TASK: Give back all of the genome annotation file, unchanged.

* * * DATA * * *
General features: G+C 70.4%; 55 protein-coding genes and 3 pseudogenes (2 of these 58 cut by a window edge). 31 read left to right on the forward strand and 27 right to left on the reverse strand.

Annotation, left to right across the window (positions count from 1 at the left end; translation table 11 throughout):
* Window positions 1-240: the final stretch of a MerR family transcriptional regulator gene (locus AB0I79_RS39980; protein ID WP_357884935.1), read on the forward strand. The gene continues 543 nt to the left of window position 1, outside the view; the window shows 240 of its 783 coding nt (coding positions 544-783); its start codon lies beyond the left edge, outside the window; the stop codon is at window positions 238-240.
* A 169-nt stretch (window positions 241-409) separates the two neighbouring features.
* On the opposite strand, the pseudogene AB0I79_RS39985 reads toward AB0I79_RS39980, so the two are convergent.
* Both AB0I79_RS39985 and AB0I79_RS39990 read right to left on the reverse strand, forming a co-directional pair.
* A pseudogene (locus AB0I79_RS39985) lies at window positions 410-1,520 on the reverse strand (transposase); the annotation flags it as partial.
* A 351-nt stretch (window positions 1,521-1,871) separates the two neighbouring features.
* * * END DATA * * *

General features: G+C 70.4%; 55 protein-coding genes and 3 pseudogenes (2 of these 58 cut by a window edge). 31 read left to right on the forward strand and 27 right to left on the reverse strand.

Annotation, left to right across the window (positions count from 1 at the left end; translation table 11 throughout):
* Window positions 1-240: the final stretch of a MerR family transcriptional regulator gene (locus AB0I79_RS39980; protein ID WP_357884935.1), read on the forward strand. The gene continues 543 nt to the left of window position 1, outside the view; the window shows 240 of its 783 coding nt (coding positions 544-783); its start codon lies beyond the left edge, outside the window; the stop codon is at window positions 238-240.
* A 169-nt stretch (window positions 241-409) separates the two neighbouring features.
* On the opposite strand, the pseudogene AB0I79_RS39985 reads toward AB0I79_RS39980, so the two are convergent.
* Both AB0I79_RS39985 and AB0I79_RS39990 read right to left on the reverse strand, forming a co-directional pair.
* A pseudogene (locus AB0I79_RS39985) lies at window positions 410-1,520 on the reverse strand (transposase); the annotation flags it as partial.
* A 351-nt stretch (window positions 1,521-1,871) separates the two neighbouring features.